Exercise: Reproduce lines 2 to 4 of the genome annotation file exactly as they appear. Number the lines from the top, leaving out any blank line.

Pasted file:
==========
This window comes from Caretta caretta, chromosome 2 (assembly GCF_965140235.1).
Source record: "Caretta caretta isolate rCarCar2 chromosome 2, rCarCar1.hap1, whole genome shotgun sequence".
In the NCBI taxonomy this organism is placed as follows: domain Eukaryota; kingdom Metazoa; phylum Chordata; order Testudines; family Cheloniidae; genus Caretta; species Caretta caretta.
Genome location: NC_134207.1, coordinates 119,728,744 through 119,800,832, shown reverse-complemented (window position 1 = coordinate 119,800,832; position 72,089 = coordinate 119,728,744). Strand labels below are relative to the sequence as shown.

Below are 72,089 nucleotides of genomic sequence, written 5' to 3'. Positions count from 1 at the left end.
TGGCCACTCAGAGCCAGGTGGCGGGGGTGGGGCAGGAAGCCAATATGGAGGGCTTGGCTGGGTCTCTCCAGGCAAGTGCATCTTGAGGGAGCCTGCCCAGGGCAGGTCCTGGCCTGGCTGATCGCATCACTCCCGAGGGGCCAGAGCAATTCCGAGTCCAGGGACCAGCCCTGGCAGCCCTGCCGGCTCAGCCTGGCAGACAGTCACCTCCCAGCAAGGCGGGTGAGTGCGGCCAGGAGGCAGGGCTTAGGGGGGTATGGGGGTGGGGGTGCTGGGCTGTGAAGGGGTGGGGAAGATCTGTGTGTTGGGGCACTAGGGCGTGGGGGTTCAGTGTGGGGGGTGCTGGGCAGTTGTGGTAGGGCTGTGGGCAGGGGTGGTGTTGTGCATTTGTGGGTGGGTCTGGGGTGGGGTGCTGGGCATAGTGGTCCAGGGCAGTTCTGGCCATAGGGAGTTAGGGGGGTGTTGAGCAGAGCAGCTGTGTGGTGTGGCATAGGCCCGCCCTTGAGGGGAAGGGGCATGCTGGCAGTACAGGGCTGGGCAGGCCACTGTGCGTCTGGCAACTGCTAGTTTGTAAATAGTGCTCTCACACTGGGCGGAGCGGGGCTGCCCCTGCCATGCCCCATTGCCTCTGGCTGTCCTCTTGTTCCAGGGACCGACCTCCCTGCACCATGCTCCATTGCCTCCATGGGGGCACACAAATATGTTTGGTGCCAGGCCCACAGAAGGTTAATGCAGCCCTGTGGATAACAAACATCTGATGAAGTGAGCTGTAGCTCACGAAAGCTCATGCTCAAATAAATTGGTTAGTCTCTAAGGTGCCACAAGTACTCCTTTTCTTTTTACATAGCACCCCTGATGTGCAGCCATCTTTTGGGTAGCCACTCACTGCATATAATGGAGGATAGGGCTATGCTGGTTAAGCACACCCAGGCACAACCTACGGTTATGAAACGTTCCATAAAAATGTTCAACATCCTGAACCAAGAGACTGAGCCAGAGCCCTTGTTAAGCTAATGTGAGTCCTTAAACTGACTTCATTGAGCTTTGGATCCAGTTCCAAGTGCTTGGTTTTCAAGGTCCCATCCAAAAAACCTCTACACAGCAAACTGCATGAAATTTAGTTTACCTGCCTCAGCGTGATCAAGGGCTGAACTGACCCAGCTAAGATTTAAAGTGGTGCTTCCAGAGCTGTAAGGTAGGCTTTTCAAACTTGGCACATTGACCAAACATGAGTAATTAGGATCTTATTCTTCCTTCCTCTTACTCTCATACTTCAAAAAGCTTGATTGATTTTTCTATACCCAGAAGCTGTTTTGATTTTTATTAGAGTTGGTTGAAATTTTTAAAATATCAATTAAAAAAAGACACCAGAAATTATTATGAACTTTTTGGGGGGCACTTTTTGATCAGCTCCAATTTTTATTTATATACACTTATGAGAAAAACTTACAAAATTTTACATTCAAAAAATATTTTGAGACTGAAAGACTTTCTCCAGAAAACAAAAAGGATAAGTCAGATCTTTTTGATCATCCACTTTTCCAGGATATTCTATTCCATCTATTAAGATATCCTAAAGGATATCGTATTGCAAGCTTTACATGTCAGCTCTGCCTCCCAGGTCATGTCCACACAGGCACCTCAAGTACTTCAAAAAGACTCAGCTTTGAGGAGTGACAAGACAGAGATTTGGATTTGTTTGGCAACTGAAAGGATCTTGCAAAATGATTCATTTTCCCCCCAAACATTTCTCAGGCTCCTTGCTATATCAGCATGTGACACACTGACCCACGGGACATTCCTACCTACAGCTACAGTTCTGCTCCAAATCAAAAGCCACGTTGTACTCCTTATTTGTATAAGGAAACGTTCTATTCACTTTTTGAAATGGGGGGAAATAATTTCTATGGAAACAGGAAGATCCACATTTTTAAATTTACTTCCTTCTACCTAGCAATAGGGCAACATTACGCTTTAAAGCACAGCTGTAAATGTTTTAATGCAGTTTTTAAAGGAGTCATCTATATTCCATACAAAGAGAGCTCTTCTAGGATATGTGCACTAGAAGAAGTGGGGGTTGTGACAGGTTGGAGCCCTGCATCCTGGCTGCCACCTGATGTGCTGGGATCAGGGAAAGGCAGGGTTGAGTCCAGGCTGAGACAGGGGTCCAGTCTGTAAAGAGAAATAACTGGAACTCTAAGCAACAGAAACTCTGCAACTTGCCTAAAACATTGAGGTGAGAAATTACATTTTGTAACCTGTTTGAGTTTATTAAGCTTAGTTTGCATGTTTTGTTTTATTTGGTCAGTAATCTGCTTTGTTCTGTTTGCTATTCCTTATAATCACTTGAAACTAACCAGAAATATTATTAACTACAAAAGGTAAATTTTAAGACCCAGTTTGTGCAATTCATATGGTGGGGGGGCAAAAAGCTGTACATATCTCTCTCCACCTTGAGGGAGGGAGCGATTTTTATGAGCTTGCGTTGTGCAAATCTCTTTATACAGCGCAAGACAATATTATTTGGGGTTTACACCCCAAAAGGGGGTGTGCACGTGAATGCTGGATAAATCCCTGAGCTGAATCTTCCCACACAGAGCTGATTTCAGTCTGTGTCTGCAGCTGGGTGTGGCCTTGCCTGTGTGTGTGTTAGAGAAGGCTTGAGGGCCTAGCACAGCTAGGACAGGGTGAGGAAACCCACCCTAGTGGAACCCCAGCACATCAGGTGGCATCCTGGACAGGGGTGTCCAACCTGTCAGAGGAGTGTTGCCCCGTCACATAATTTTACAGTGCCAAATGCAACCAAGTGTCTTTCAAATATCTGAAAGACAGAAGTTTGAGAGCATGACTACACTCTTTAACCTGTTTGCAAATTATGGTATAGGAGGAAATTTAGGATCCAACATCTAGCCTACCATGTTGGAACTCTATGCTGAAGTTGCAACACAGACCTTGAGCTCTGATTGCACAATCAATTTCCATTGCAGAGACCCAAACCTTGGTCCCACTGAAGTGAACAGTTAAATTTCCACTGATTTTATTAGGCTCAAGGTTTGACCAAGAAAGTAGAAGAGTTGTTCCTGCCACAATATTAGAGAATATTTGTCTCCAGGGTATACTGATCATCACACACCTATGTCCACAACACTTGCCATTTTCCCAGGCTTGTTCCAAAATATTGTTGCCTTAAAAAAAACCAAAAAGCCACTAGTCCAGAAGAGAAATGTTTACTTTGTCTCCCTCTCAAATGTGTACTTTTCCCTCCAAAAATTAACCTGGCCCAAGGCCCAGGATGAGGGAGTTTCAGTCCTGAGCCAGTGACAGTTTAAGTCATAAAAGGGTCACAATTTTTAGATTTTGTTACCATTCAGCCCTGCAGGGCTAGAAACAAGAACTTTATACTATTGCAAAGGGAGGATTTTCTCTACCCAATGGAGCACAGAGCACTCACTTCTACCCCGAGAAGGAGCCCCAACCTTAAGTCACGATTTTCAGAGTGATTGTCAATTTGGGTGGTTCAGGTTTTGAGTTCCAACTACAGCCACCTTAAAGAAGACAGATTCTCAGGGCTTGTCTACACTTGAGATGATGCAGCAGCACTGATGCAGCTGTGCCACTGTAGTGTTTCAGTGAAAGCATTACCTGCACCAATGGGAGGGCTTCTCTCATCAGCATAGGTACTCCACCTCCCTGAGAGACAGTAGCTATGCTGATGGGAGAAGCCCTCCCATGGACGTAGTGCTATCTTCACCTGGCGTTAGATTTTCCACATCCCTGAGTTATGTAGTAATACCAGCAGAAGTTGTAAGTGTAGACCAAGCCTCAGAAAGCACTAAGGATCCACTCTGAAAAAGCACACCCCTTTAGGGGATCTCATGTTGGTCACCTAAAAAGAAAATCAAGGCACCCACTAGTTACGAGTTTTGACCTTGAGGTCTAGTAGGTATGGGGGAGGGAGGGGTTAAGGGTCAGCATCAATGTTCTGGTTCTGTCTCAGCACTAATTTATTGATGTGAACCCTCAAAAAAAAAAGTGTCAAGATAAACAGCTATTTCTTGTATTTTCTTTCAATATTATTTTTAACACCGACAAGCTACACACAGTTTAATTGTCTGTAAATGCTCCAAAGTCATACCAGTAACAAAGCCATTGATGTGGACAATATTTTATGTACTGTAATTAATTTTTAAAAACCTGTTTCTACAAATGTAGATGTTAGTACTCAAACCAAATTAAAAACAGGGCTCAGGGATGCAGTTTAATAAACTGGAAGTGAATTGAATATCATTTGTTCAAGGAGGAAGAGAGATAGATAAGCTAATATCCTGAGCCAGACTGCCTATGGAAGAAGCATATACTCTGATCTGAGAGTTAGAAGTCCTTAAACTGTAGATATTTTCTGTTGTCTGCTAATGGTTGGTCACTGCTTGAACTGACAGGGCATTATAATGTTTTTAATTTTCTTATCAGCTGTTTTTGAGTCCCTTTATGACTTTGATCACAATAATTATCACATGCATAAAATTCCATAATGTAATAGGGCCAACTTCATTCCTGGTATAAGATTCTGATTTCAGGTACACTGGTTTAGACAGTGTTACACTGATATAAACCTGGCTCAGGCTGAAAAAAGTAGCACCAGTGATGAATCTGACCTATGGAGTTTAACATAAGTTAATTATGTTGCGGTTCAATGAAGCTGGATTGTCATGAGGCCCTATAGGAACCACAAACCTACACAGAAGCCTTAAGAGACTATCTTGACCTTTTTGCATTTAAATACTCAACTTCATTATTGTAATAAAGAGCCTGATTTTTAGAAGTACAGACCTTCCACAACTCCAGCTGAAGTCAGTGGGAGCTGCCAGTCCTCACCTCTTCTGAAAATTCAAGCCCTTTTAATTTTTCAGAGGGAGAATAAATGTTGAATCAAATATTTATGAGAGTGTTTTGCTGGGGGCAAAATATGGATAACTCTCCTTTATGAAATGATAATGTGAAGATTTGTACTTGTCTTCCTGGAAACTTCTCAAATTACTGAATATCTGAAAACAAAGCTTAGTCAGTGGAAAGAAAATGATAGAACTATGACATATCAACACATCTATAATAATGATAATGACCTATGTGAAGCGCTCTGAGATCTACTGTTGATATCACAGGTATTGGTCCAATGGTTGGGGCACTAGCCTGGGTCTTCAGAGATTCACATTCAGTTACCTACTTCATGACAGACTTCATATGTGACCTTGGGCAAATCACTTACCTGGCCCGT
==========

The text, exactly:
Source record: "Caretta caretta isolate rCarCar2 chromosome 2, rCarCar1.hap1, whole genome shotgun sequence".
In the NCBI taxonomy this organism is placed as follows: domain Eukaryota; kingdom Metazoa; phylum Chordata; order Testudines; family Cheloniidae; genus Caretta; species Caretta caretta.
Genome location: NC_134207.1, coordinates 119,728,744 through 119,800,832, shown reverse-complemented (window position 1 = coordinate 119,800,832; position 72,089 = coordinate 119,728,744). Strand labels below are relative to the sequence as shown.